What do you mean, you want a Business Rules and Workflow Application Block?


Thanks to everybody who has already responded to the Enterprise Library v3 Feature Prioritization Survey. There have been 200 responses in just the first day! We'll wait a bit longer to give even more people a chance to respond before we analyze the results in detail, but we are already starting to get a great picture of what you would like to see in the next release.

From a quick look through the responses we've received so far, one thing which took me a bit by surprise was the number of votes for new application blocks to be added to the library. We're definitely open to doing this, but before we can thnk about what's involved we need to get a better picture of what scenarios you need to support and what functionality you need.

In particular, there seems to be a huge demand for a Business Rules Application Block and a Workflow Application Block. For all of you who voted for these (you know who you are!) we have a few more questions for you. Feel free to respond as comments on the blog, or if you'd prefer you can e-mail me.

If you'd like to see a Business Rules Application Block: How would this application block relate to BizTalk Server's Rules Engine? Does it address the same or a different scenario? Would it be completely distinct from the BizTalk Rules Engine, or would it provide additional functionality that layers on top of it? What are the key features you would like to see in such a block? How would you imagine this block would integrate with other Enterprise Library application blocks?

If you'd like to see a Workflow Application Block: How would this application block relate to Windows Workflow Foundation (or WF for short - if you call it something else they will set their pandas on you)? Would it leverage WF or be competely distinct? Are the important workflow scenarios that WF doesn't address that you would like to see in the block? How much have you looked at WF? How would you imagine this block would integrate with other Enterprise Library application blocks?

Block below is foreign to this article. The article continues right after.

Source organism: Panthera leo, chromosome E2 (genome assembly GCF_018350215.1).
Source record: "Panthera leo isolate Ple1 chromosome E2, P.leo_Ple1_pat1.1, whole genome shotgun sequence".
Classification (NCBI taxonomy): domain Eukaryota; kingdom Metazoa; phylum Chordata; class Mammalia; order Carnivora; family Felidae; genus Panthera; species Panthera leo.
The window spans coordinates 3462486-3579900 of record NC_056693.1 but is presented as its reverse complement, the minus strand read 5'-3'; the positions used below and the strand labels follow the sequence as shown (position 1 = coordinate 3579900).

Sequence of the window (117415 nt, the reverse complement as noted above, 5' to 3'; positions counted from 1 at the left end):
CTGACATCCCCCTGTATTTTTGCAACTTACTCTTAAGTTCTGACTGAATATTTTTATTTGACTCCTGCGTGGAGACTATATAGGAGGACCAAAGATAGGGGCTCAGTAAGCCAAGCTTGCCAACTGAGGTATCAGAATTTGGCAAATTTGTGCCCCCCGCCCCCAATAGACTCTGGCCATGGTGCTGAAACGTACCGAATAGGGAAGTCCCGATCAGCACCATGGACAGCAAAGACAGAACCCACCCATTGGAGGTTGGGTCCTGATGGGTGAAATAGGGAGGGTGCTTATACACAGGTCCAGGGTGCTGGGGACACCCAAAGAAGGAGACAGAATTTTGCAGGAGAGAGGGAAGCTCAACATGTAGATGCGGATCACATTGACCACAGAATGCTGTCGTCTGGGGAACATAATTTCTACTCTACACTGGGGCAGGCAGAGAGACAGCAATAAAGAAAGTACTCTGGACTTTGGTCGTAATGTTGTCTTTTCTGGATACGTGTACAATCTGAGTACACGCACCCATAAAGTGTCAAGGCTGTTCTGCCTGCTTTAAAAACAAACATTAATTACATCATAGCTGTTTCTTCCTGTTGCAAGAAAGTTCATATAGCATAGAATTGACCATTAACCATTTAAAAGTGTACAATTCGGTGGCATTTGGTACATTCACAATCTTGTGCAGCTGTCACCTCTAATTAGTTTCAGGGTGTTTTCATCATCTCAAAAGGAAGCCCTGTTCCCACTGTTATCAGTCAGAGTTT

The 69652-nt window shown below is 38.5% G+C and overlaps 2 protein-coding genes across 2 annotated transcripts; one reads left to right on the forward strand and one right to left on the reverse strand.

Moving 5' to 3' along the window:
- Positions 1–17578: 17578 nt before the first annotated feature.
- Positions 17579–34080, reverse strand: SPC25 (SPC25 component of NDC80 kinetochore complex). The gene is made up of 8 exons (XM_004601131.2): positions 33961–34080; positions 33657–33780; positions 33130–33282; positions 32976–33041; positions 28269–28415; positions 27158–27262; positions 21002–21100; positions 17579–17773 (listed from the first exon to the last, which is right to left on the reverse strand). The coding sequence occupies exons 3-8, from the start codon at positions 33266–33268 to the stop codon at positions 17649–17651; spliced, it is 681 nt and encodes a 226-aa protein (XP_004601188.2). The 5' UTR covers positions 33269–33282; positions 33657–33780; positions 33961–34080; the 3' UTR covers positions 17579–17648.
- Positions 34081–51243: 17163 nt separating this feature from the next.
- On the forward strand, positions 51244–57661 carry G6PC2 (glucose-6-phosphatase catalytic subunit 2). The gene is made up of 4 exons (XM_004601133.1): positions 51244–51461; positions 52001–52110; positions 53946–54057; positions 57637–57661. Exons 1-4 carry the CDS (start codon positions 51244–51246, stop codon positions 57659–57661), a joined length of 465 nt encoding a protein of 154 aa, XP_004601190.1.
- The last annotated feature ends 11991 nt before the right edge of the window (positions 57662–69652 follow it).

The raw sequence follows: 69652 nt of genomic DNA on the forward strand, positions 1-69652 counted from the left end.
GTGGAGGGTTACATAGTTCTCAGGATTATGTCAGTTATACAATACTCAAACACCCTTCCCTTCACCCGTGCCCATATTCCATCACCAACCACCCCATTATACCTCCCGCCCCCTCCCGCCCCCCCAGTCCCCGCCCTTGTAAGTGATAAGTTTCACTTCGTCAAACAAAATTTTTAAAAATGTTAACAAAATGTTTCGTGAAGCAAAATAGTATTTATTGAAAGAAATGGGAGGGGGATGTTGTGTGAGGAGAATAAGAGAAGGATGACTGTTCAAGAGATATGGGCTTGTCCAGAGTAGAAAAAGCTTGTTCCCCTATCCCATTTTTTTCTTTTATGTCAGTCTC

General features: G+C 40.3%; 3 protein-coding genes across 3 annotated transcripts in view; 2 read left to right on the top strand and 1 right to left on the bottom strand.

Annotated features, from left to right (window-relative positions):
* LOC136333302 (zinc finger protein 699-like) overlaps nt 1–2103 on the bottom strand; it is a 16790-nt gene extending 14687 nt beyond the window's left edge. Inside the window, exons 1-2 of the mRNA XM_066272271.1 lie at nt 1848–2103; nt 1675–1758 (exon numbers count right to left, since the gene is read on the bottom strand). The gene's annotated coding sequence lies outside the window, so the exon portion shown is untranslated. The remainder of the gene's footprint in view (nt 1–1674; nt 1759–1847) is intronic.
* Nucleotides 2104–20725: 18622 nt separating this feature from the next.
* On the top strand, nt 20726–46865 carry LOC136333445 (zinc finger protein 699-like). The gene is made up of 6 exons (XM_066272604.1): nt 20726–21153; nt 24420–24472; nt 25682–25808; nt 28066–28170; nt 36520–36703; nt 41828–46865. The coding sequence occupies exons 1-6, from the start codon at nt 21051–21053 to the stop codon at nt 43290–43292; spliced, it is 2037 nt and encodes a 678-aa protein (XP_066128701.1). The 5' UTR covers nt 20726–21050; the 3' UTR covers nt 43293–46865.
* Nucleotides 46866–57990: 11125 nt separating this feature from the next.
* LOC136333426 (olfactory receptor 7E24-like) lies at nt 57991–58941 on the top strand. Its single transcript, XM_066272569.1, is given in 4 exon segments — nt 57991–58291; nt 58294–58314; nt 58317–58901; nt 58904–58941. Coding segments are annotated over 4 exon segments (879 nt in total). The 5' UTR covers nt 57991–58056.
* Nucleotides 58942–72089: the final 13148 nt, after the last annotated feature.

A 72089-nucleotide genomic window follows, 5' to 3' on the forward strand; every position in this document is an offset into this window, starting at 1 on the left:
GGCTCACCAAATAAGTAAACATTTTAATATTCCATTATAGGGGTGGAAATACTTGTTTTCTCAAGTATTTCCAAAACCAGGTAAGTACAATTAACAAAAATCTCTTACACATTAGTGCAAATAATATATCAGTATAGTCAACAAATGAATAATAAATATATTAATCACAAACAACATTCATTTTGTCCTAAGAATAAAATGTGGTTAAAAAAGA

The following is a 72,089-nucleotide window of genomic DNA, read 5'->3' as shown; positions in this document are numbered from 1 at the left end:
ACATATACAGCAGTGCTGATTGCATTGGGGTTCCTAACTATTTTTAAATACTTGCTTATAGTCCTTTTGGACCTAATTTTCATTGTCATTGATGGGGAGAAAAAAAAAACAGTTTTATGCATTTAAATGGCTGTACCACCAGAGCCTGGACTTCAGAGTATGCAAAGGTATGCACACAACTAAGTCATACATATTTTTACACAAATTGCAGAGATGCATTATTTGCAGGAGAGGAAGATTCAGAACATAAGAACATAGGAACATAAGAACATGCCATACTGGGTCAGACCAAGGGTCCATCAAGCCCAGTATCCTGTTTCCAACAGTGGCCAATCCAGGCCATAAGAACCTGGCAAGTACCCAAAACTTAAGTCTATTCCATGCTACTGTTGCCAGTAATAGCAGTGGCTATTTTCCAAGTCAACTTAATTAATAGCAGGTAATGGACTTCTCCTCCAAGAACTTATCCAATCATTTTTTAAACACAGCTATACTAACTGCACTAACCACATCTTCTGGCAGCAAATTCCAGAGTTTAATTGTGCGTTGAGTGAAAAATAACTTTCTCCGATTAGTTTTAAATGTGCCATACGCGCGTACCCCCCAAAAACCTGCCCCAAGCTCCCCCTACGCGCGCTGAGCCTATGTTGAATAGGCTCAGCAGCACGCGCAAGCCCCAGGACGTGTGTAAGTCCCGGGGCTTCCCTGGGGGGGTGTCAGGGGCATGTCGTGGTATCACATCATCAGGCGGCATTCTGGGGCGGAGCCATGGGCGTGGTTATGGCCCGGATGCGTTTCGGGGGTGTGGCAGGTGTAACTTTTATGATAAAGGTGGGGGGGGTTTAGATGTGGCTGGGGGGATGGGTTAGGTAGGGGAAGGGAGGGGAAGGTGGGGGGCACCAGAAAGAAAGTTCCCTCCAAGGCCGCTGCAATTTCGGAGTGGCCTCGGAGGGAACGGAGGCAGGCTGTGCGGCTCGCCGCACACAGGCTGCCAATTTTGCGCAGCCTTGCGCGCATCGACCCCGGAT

We're really interested in finding out more about what you're looking for around these scenarios. We can't promise to deliver anything at this stage, but we will promise to listen!

Comments (20)
  1. Dustin says:

    The rules engine in Biztalk is ok, but the rule editor is lacking in several areas (search feature, inability to determine dependencies between rules, decision tables, etc), which makes products like Ruleburst and InRule so attractive.  I know I can use it outside of Biztalk, but Microsoft is still going to charge a Biztalk license even if I’m only calling the rules engine (they’ve told me so).

    It’s great that WWF is coming along, but it is mind boggling to me that there isn’t a "Business Rules Foundation" in the works.  As an enterprise developer, rules and workflow are the two most important things for me.  I want a rules framework that doesn’t require that I have a biztalk CD.  WWF won’t be as useful to me without a corresponding rules framework.  

  2. john palmer says:

    biztalk rules are still "so" oriented to developers.  I like the idea of having these blocks – but would prefer to see them more oriented to building "plugs" so that rules and workflows can be changed outside of the application (aka – true enterprise class level abilities).  

  3. You have to consider that in spite that .net framework, visual studio and application blocks are in reach of every developer, BizTalk server isn’t. A lot of as have an understanding of process modeling and a need for business rules and workflow systems but it’s a little bit complicated to get into the BizTalk stuff. BizTalk maybe a great product but it’s just not the kind of software that you can find in every developer’s pc. Similar functionality on application blocks will be of high demand even if it is far less powerful than BizTalk as long as it covers basic needs. It would be rules and workflow for the masses.

  4. The Business Rules Block must be independant of BizTalk server. I tend to build programs for small clients where BisTalk server isn’t even an option. There should be a way to build a rules engine for a program that can be maintained by the end administrator of the program. Some rules may be changed by an end administrator, some cannot. It must be capable of being externalised so that the same, simple, rules engine can be shared among more than one program.

    It must be simple!

  5. Workflow Application Block should be simple and should not require WCF!

  6. JohnB says:

    I second (or third) the comments above on both blocks:

    Having a business rules engine that doesn’t depend on BizTalk opens it up to a much wider range of developers and projects.  It would be *very* useful to have a rules engine in web apps without requiring BizTalk.

    On WF, I can see the usefulness of a wrapper that implements best practices in the same way the Data block does.  I haven’t used WF enough yet to know whether it already has what Brad Abrams calls the "pit of success".  My guess is that, like System.Data, you can do things a million different ways, many of them not so good.  In that case, a workflow block that "standardizes" the best practices like the Data block would be nice.

  7. ChrisR says:

    BizTalk should not be required, both because it is "so" heavyweight and because it really isn’t necessary.  WF has a rules engine in it.  The problem with the WF rules engine is that attempting to use it outside of a workflow is cumbersome (exactly why a new block would be helpful).